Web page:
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  1. JAMIE DELANO Writer: Hellblazer; Captain Britain; Animal Man; Batman: Manbat; Outlaw Nation Attending: Saturday Only UNDOUBTEDLY best-known for Hellblazer, the Vertigo series that many consider the DC mature readers imprint's flagship title, Jamie Delano began his comics career some five years before Alan Moore hand-picked him to chronicle the exploits of the streetwise magician the acclaimed British writer had introduced in 1985's Swamp Thing #37. Delano's first professional writing assignments were for Marvel UK where, beginning in 1983's Daredevils #11, he authored text stories featuring Night Raven. These were illustrated by Alan Davis, with whom the British writer would move on to launchCaptain Britain in 1985. With all but one of the first 12 issues of that Marvel UK comic under his belt, Delano spent the next two years contributing to other titles, primarily Doctor Who Magazineand 2000 AD, before Moore suggested DC hire him to launch Hellblazer, which marked Delano's US debut. That was in 1988 and across 37 of the first 40 issues of that series he fleshed out John Constantine's character and background, creating a template from which subsequent writers of the comic have seldom strayed. In 1990 Delano scripted DC's World Without End six-parter and then the following year the Night Raven: House of Cards graphic novel, his first work for Marvel itself. After that, his Hellblazer run at an end, he took on Animal Man, scripting 29 straight issues of that DC title. That took him into 1995 but as his run was coming to an end he also authored two 1995 Vertigo projects – the Tainted one-shot and the six issues of Ghostdancing. Next Delano, who'd previously authored a single 1994 issue of Batman: Legends of the Dark Knight, wrote 1995's Batman: Manbat three-parter and then reunited with John Constantine for The Horrorist, a DC/Vertigo two-parter. The writer's 1996 output was limited to Dynamite's first Vampirella Strikes Annual although he did also contribute to Showcase '96 #3 for DC and script Twisted Metal 2. An extremely rare one-shot, DC produced it for Sony to use to promote its video game of the same name. Come 1997, Delano launched 2020 Visions (a DC/Vertigo 12-parter) but also signed on with Valiant for an 11-issue run on Shadowman. The following year he authored Vertigo's Hell Eternal one-shot. Then with 2020 Visions and Shadowman at end, he migrated to Dark Horse (where he'd previously made a contribution to a 1995 issue ofDark Horse Presents) for the four issues of The Territory before ending 1999 back at Vertigo where he collaborated with fellow writer Tom Peyer on the Cruel & Unusual four-parter. Although he kicked off 2000 with a two-issue serial for Legends of the DC Universehe was soon back at Vertigo where he authored the three issues of Hellblazer Special: Bad Blood before launching Outlaw Nation for which he scripted all 19 issues. That series ended in 2002 at which point Delano's comics output dwindled to virtually nothing until 2008. It was then that he resurfaced at Avatar with two four-parters, first Narcopolis, thenRawbone. Although he would return to Avatar in 2012 for six issues of Crossed Badlands, his last major project was back at Vertigo where he revisited Hellblazer – for which he'd scripted the occasional fill-in down the years – for John Constantine, Hellblazer: Pandemonium, a 2010 graphic novel.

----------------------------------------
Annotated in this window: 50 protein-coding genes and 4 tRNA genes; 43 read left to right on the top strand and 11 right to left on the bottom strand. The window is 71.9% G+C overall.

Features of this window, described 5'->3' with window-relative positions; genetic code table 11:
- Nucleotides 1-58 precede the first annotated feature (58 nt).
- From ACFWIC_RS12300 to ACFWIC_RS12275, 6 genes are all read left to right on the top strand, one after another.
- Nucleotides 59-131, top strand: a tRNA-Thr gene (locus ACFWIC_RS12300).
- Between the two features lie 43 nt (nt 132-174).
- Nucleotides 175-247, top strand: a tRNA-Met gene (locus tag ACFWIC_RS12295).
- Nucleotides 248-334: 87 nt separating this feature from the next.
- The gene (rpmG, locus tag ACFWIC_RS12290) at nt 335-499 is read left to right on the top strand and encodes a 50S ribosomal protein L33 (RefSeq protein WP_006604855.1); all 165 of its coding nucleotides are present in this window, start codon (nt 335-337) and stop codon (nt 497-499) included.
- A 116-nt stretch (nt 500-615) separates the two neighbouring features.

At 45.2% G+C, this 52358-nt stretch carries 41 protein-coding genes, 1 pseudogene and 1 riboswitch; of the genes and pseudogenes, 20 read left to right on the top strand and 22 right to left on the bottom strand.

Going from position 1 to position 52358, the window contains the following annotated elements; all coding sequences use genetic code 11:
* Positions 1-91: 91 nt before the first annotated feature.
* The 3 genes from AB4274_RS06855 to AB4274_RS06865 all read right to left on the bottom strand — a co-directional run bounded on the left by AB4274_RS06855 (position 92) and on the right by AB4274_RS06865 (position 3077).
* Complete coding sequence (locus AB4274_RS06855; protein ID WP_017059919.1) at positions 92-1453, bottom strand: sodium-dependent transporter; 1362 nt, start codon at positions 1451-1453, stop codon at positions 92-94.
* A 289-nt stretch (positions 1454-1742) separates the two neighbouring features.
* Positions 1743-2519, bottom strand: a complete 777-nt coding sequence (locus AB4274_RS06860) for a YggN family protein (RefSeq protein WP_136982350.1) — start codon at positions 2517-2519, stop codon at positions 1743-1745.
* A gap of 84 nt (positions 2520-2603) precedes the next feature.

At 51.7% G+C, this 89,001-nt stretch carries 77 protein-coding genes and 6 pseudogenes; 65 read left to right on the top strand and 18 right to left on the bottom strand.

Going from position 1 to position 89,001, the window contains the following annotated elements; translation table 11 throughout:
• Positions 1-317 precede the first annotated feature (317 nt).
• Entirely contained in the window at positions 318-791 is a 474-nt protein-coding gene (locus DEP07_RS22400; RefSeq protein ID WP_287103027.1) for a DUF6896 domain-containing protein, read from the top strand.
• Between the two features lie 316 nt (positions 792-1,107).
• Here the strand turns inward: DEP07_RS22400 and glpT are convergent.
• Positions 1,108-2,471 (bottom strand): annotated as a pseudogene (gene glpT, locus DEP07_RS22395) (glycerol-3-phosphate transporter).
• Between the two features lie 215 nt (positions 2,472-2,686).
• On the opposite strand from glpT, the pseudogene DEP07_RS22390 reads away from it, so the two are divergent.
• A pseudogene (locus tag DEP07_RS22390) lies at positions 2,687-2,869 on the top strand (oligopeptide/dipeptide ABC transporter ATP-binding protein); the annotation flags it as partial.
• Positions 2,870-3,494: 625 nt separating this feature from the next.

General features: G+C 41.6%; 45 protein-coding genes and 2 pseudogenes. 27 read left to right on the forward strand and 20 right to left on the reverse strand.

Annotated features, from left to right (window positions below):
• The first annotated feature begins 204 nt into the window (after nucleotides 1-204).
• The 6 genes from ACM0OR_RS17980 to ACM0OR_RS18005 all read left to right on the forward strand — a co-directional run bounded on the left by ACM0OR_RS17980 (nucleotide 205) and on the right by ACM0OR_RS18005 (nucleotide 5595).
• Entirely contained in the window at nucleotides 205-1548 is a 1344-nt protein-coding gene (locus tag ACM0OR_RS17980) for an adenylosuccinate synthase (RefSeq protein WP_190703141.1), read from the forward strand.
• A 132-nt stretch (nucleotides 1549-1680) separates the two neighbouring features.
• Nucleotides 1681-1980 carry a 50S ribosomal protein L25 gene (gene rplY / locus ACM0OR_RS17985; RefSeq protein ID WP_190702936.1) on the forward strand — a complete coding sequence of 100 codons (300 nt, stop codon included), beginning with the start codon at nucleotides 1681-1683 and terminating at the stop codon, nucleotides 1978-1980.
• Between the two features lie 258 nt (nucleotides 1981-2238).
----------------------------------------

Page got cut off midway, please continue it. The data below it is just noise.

2. Latest Comic Guest Announcement - Alan Davis Attending: Saturday & Sunday Writer/Artist: Excalibur; Captain Britain; The ClanDestine: JLA: The Nail: Killraven: Fantastic Four: The End ALTHOUGH his first published work was providing illustrations to British fanzines it wasn't very long before Alan Davis made his professional debut. That was drawing The Crusader, which appeared in Frantic, a Marvel UK title, in 1981. From there he immediately leaped to the strip that was to make his name... Captain Britain. He drew the British superhero's exploits across a variety of Marvel UK titles from 1981 until 1986. Along the way he also became a regular contributor to 2000 AD (1982-88) and Warrior (1982-84). His US career kicked off in 1985, when DC hired him as series penciller for Batman and the Outsiders (subsequently Adventures of the Outsiders). He drew that title until 1986 when he left it for an abortive run on Detective Comics. In the middle of that he produced his first work for Marvel itself, Uncanny X-Men #213. That 1987 fill-in issue skyrocketed his already growing popularity, which he further boosted with another one-off [#215] alongside New Mutants Annual #2 and 3 and Uncanny X-Men Annual #11. But all of that was merely a lead up to the series that really thrust him into the top rank of comicbook superstardom. Launched in 1988 with the Excalibur Special Edition one-shot, Excalibur introduced a team of mutants based in Britain and led by Captain Britain, with whom Davis has remained firmly associated down the years. It was a huge hit with Davis illustrating 17 of the first 24 issues, returning to the comic just over a year after he left to draw and write another 18 issues between 1991 and 1993. In between his two stints on Excalibur Davis wrote and drew 1990's Wolverine: Bloodlust one-shot and then illustrated the following year's Batman: Full Circle one-shot for DC before focussing his attention on cover work, primarily for DC. Then, in 1994, he launched The ClanDestine, which introduced a new family of superheroes into the Marvel Universe. After eight issues the British writer/artist once again too to concentrating on covers and pin-ups (although he occasionally contributed a story to an anthology by one publisher or another) until 1996 when he produced the X-Men: ClanDestine two-parter. Two years later he relaunched Fantastic Four although he only pencilled the first three issues before moving across to DC to write and draw JLA: The Nail, a three-parter for which he produced a three-issue sequel – JLA: Another Nail – in 2004. Increasingly in demand as a cover artist and despite now preferring to script and illustrate his own projects, in 1999 Davis began drawing X-Men, working on two short runs while also authoring a 15-issue run on Uncanny X-Men. Those took him into 2000 and then, in 2001, he pencilled Superboy's Legion, a DC two-parter written by his regular inker, Mark Farmer. After that came a brief flurry of issues of Avengers for Marvel for which he next illustrated the following year's Spider-Man: The Movie Adaptation. Also in 2002 came Killraven, a six-issue series written and drawn by Davis following which he drew a three-part 2003 crossover that ran through Thor, Iron Man and Avengers. A year later he returned to Uncanny X-Men for a bunch of issues that took him into 2005. His next major project teamed Davis up with Stan Lee, the legendary Marvel Universe co-creator as the pair collaborated on Stan Lee meets Dr Strange. After that 2006 one-shot he moved on to write and draw the six issues of 2007's Fantastic Four: The End and then ClanDestine, a 2008 five-parter. In 2008 he also scripted and illustrated the Thor: Truth of History one-shot but it would be another two years before his output again included anything other than covers and the sporadic fill-in. He drew the five issues of 2010's Avengers Prime and five of Captain America two years later. Then, in 2013, he relaunched Wolverine but drew only 10 of the first 13 issues of the title before moving on to write and pencil the first four of 2014's Savage Hulk. His most recent significant projects were in 2015 when he illustrated three Ultron Forever one-shots, one each for Avengers, New Avengers and Uncanny Avengers, and then the two issues of Captain Britain & the Mighty Defenders.